What do the residents of Eindhoven think about new technology?

On Thursday 2 December, students from Fontys Hogescholen will travel to Eindhoven’s neighborhoods to ask them about their techno-ethical values. Eindhoven Municipality and Fontys jointly organize this so-called Moral Data City Hunt to make residents more aware of the ethical aspects of technological issues. They work with High Tech Campus and Games for Health.

Techno-ethical issues
Who should be right at the traffic light: the old diesel truck or the electric car? The car that pollutes when it is stationary or should you prioritize the environmentally friendly car – which not everyone can afford? Where can drones fly to deliver packages? And can these drones store images they make so police can use them for investigative purposes? The ethical dilemmas were introduced by Eindhoven Municipality, which would like to know more about the ethical considerations around urban mobility, and the High Tech Campus, where delivery drones will soon be experimented with.

Students in progress
Moral Data City Hunt is part of the research in the Moral Design Strategy professorship. During this day, two research instruments will be used: a mobile moral laboratory and an application of the Personal Values ​​Dictionary. Lecturer Bart Wernaart: “In the moral laboratory, the residents are presented with city dilemmas that they must find something to do, and the Personal Values ​​Dictionary identifies the values ​​that the residents find important. In this way, residents can grasp ethical considerations that are usually hidden in technology. ”

To make residents aware of new technology
Councilor Stijn Steenbakkers from Eindhoven municipality: “The moral data hunt is organized to make residents more aware of the ethical aspects of technological issues. These are now questions about technological applications within the public domain (Eindhoven municipality) and the private domain (delivery drones We want to test research tools so that we can better understand which ethical solutions the residents find desirable. ”

Enter the neighborhood with an arcade locker
“During the city hunt, we tested the software and the application in real life for the first time. These are made in collaboration with Games for Health. It’s really cool to see about 125 students get started with this, ”says Wernaart enthusiastically. “We have developed a mobile morale laboratory with a chatbot function. It looks like a large arcade that people can play with and will provide a lot of research input. We will also collect data via tablets with QR codes.”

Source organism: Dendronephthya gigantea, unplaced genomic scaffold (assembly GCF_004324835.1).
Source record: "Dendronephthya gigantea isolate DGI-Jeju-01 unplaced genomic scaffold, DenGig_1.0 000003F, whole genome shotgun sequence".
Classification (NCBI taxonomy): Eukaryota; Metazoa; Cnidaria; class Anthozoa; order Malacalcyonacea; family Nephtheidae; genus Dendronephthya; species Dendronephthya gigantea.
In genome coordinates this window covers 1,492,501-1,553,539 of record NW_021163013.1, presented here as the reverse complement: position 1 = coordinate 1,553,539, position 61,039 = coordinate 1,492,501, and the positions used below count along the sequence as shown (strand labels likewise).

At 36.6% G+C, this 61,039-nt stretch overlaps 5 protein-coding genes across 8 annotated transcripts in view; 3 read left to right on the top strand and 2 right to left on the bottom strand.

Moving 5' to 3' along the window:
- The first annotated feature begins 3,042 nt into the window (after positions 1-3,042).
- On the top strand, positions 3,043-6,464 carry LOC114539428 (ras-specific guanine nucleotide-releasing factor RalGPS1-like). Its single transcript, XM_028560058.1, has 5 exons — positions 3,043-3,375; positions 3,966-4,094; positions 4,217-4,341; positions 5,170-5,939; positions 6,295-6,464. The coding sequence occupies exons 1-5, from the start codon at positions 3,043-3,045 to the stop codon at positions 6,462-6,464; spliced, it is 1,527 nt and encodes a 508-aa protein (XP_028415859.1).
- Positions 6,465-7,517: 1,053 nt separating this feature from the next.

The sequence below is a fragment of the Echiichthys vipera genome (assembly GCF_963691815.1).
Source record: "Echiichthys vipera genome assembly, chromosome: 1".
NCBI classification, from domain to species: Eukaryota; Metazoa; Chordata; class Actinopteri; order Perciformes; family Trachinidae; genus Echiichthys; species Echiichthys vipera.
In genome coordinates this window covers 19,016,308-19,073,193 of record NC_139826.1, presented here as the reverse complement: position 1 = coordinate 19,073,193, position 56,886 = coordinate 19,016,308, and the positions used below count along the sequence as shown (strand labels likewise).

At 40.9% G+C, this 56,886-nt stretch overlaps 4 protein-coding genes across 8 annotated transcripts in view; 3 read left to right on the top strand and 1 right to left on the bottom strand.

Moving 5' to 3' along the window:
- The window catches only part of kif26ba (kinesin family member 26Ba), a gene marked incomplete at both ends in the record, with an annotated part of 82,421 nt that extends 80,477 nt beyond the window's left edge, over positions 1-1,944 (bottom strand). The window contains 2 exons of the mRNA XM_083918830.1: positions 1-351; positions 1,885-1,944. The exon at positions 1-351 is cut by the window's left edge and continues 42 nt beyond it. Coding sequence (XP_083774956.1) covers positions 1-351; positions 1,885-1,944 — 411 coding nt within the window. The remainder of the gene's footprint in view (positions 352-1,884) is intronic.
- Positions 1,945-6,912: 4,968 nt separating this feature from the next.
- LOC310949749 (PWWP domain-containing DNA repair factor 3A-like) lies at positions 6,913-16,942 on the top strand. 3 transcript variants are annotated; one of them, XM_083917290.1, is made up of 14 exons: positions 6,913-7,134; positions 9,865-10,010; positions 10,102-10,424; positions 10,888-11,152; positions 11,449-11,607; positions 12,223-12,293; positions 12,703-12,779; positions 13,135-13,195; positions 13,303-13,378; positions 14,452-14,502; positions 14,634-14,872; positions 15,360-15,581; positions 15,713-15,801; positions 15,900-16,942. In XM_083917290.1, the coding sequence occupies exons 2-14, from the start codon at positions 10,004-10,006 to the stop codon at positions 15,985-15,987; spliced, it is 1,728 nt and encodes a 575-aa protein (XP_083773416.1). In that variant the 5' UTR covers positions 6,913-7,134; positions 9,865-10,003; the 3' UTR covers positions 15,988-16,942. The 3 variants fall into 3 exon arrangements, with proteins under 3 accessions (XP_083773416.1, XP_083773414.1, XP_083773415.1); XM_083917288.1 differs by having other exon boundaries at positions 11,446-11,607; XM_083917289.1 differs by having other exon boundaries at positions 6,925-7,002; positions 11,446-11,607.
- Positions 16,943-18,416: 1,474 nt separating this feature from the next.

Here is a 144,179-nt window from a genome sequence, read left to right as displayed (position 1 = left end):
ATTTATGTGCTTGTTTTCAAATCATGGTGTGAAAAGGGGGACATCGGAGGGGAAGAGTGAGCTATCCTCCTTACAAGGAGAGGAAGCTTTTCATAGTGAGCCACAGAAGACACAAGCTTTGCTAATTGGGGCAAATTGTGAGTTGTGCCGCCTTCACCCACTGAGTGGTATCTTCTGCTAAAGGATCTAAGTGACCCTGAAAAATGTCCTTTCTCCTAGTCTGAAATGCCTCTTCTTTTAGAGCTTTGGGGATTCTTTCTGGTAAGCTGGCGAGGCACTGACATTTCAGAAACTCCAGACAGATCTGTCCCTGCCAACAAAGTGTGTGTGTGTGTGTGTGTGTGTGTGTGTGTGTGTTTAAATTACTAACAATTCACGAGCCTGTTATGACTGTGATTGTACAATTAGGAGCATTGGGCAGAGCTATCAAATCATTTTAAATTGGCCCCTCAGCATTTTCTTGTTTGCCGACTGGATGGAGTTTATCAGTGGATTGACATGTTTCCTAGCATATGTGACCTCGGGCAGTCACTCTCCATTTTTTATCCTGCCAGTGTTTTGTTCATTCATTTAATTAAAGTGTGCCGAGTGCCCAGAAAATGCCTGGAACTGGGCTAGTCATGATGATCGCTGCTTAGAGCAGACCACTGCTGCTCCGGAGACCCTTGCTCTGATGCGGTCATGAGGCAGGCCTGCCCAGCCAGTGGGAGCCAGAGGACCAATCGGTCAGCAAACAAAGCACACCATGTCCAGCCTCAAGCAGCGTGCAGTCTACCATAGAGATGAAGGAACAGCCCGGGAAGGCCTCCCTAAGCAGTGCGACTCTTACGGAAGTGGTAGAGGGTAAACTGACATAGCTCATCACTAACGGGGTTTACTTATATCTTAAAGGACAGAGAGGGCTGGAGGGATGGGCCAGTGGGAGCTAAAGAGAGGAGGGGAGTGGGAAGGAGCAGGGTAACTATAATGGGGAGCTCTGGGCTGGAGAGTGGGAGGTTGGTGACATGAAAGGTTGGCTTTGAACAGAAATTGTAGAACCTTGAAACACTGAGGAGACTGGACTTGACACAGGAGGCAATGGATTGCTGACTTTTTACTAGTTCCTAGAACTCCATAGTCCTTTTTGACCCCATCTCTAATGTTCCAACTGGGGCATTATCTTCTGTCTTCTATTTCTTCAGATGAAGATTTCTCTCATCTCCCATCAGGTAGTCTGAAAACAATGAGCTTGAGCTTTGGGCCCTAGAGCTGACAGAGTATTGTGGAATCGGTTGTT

Due to the corona initiatives, the students start digitally with a kickoff by teacher Bart Wernaart and councilor Stijn Steenbakkers. Students then put – coronaproof – out in small groups throughout Eindhoven to interrogate residents on the street. The data collected from students then goes into a reality situation in a so-called ‘situation room’ on Fonty’s campus, where another group of students together with researchers will organize and interpret the data. Students log in digitally at the end of the day to present their results.

Annual event
Fonty’s ambition is to make the Moraldata city hunt an annual event, where other cities will also be included in a subsequent edition. Discussions are currently underway with researchers in different European cities to investigate how such a city hunt is viable as a simultaneous project, so that data can not only be compared between Eindhoven neighborhoods, but also between different cities. Steenbakkers: “We think it is a good initiative from Eindhoven Municipality, which we would like to contribute to. And it’s great that the students are going to do this research corona-safe! ”

Do you know more?
Find out more about the professorship Moral Design Strategy: www.fontys.nl/moraldesignstrategy.

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